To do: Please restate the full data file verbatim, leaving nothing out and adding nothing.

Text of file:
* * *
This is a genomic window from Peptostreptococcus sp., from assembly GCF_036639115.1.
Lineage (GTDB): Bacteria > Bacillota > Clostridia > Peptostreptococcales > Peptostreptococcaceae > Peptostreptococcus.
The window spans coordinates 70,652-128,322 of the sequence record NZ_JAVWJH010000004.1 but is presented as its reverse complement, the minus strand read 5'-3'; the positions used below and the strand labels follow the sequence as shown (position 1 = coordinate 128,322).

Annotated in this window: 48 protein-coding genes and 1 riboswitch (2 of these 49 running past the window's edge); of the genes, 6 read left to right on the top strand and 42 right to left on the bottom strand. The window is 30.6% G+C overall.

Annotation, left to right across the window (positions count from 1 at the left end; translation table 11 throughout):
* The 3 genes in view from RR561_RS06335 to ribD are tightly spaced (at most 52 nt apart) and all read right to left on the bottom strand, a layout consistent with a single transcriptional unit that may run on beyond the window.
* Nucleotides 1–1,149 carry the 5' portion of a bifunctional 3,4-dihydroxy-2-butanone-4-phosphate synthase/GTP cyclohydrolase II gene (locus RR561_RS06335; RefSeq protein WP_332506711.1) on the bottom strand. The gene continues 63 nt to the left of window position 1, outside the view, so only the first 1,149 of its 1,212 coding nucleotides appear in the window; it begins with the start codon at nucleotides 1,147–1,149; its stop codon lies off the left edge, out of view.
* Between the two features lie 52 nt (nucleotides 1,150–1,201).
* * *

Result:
This is a genomic window from Peptostreptococcus sp., from assembly GCF_036639115.1.
Lineage (GTDB): Bacteria > Bacillota > Clostridia > Peptostreptococcales > Peptostreptococcaceae > Peptostreptococcus.
The window spans coordinates 70,652-128,322 of the sequence record NZ_JAVWJH010000004.1 but is presented as its reverse complement, the minus strand read 5'-3'; the positions used below and the strand labels follow the sequence as shown (position 1 = coordinate 128,322).

Annotated in this window: 48 protein-coding genes and 1 riboswitch (2 of these 49 running past the window's edge); of the genes, 6 read left to right on the top strand and 42 right to left on the bottom strand. The window is 30.6% G+C overall.

Annotation, left to right across the window (positions count from 1 at the left end; translation table 11 throughout):
* The 3 genes in view from RR561_RS06335 to ribD are tightly spaced (at most 52 nt apart) and all read right to left on the bottom strand, a layout consistent with a single transcriptional unit that may run on beyond the window.
* Nucleotides 1–1,149 carry the 5' portion of a bifunctional 3,4-dihydroxy-2-butanone-4-phosphate synthase/GTP cyclohydrolase II gene (locus RR561_RS06335; RefSeq protein WP_332506711.1) on the bottom strand. The gene continues 63 nt to the left of window position 1, outside the view, so only the first 1,149 of its 1,212 coding nucleotides appear in the window; it begins with the start codon at nucleotides 1,147–1,149; its stop codon lies off the left edge, out of view.
* Between the two features lie 52 nt (nucleotides 1,150–1,201).